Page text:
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‘Dreamers’ program dealt another blow after appeals court ruling

Thousands of immigrants face more uncertainty as the federal program remains stuck in a legal battle.
Supporters of Deferred Action for Childhood Arrivals program (DACA) demonstrate on Pennsylvania Avenue in front of the White House in Washington in 2019. New applicants to the program are stalled indefinitely as legal challenges persist after a Thursday ruling.
Supporters of Deferred Action for Childhood Arrivals program (DACA) demonstrate on Pennsylvania Avenue in front of the White House in Washington in 2019. New applicants to the program are stalled indefinitely as legal challenges persist after a Thursday ruling.
Published Oct. 6|Updated Oct. 6

TAMPA — A federal appeals panel ruled against an Obama-era program for immigrants brought to the U.S. as children. The panel sent the case back to a South Texas federal judge to review a revised policy from the Biden administration to enroll new applicants.

The ruling Wednesday means that the program will continue for now and participants will be able to renew their status, but it will not take new applications.

The program known as Deferred Action for Childhood Arrivals (DACA) protects over 600,000 immigrants who were brought to the United States before they were 16.

Related: After 10 years of DACA, a Tampa Bay resident calls for permanent fix

Diego Dulanto, 23, one of the program participants, criticized the court’s decision and called for a path to citizenship. Dulanto arrived with his parents in 2002 from Lima, Peru, when he was 4. He recently graduated from the University of South Florida with a degree in psychology.

“I can’t say that I’m surprised. This political back and forth that the federal and state governments have been doing isn’t some game to us. DACA is my, and so many others’, livelihoods, and it’s still not enough,” said Dulanto.

The federal court’s decision sent the case back to Judge Andrew Hanen in Texas, who in July 2021 blocked new applications.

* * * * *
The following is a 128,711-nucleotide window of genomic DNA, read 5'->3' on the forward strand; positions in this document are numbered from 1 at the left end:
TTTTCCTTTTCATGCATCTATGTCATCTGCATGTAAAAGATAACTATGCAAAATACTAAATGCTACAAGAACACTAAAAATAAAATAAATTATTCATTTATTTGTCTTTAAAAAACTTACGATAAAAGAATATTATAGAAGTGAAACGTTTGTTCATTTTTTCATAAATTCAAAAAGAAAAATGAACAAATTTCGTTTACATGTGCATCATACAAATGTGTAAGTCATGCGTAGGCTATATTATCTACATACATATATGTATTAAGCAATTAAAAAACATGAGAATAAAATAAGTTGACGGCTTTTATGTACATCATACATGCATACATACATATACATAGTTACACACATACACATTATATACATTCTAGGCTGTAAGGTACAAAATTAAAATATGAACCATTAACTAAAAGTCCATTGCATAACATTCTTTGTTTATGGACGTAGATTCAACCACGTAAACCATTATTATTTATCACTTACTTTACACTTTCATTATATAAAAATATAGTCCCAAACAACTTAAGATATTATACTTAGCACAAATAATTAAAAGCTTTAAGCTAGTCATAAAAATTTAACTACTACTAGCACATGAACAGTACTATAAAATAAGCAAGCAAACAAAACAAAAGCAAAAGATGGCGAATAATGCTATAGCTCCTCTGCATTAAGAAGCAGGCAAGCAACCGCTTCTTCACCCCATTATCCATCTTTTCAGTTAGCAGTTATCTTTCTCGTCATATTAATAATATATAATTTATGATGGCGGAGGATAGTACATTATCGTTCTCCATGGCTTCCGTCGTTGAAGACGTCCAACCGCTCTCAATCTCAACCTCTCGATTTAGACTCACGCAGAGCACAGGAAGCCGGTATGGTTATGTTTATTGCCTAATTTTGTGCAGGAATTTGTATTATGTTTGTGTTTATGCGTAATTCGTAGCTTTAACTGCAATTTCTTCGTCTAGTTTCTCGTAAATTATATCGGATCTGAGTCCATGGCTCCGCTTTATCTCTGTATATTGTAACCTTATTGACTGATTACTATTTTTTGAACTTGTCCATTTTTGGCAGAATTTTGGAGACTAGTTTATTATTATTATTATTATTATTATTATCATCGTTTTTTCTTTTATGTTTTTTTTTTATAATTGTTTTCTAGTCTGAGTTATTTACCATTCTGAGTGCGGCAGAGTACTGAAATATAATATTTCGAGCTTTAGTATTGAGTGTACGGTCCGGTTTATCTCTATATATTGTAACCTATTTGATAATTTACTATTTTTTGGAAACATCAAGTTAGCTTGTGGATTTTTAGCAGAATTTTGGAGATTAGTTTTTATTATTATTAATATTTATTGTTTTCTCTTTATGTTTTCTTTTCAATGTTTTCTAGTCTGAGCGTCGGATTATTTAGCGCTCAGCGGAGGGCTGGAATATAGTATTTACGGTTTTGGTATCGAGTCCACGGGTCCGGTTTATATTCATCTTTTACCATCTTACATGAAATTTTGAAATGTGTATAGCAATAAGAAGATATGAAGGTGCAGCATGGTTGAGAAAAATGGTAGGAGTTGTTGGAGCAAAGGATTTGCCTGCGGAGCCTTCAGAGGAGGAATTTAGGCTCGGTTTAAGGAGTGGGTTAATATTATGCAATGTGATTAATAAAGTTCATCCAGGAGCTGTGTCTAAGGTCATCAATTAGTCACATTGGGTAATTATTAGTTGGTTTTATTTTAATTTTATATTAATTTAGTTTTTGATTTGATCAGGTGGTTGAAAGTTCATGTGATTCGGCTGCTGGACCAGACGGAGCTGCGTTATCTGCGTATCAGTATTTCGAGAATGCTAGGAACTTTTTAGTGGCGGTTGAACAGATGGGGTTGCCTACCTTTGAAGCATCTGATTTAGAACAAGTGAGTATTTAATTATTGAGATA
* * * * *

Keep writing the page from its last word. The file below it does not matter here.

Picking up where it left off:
The program started in 2012 with an executive order from the Obama administration to allow immigrants known as “dreamers” to stay here while working and going to college. It was for those who had lived in the U.S. at least five years and had a clean legal record. The program provides recipients a Social Security number and enables them to work. It also makes them eligible for a Florida driver’s license and in-state college tuition.

The Trump administration tried to end the program more than once. Advocates said political maneuvers closed the program to new registrants when Hanen ruled last year that the program was illegal.

The Department of Justice appealed the ruling to the 5th Circuit Federal Court of Appeals, resulting in Wednesday’s decision. The case could have another negative outcome, according to FWD.us, a bipartisan organization working to reform immigration and criminal justice systems.

“Today’s 5th Circuit Court of Appeals decision has made one thing abundantly clear: Legislation is the only real solution,” said Ted Hutchinson, Florida director for FWD.us.

Hutchinson condemned the ruling and urged Congress to take action. He said the program has given 24,000 Florida immigrants the ability to legally live, work and study for more than a decade.

“This is no longer a warning call that DACA is in jeopardy — the policy is still in immediate danger of being permanently ended,” Hutchinson told the Tampa Bay Times.

Nanci Palacios, 31, a participant and deputy director of Faith in Florida, a nonprofit that works with immigrants and minority communities in Dover, said living in limbo — and at the will of a judge’s decision — is no way to live.

“Congress needs to take these threats seriously,” said Palacios. “It takes a mental toll on everyone wondering what will happen to them if DACA is taken away.”

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